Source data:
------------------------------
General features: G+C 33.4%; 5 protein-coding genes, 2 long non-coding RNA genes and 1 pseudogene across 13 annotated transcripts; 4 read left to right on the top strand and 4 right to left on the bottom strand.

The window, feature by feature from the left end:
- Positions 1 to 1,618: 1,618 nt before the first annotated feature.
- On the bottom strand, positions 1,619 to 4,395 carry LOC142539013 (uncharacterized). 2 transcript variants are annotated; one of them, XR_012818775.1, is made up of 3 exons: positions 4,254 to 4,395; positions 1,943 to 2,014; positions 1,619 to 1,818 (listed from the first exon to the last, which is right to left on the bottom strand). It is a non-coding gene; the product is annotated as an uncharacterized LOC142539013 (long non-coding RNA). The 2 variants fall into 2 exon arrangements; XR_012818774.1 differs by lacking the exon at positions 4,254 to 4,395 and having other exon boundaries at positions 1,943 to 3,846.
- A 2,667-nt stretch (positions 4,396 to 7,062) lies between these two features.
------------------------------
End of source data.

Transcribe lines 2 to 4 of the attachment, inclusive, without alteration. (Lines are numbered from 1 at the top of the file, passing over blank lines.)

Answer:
The window, feature by feature from the left end:
- Positions 1 to 1,618: 1,618 nt before the first annotated feature.
- On the bottom strand, positions 1,619 to 4,395 carry LOC142539013 (uncharacterized). 2 transcript variants are annotated; one of them, XR_012818775.1, is made up of 3 exons: positions 4,254 to 4,395; positions 1,943 to 2,014; positions 1,619 to 1,818 (listed from the first exon to the last, which is right to left on the bottom strand). It is a non-coding gene; the product is annotated as an uncharacterized LOC142539013 (long non-coding RNA). The 2 variants fall into 2 exon arrangements; XR_012818774.1 differs by lacking the exon at positions 4,254 to 4,395 and having other exon boundaries at positions 1,943 to 3,846.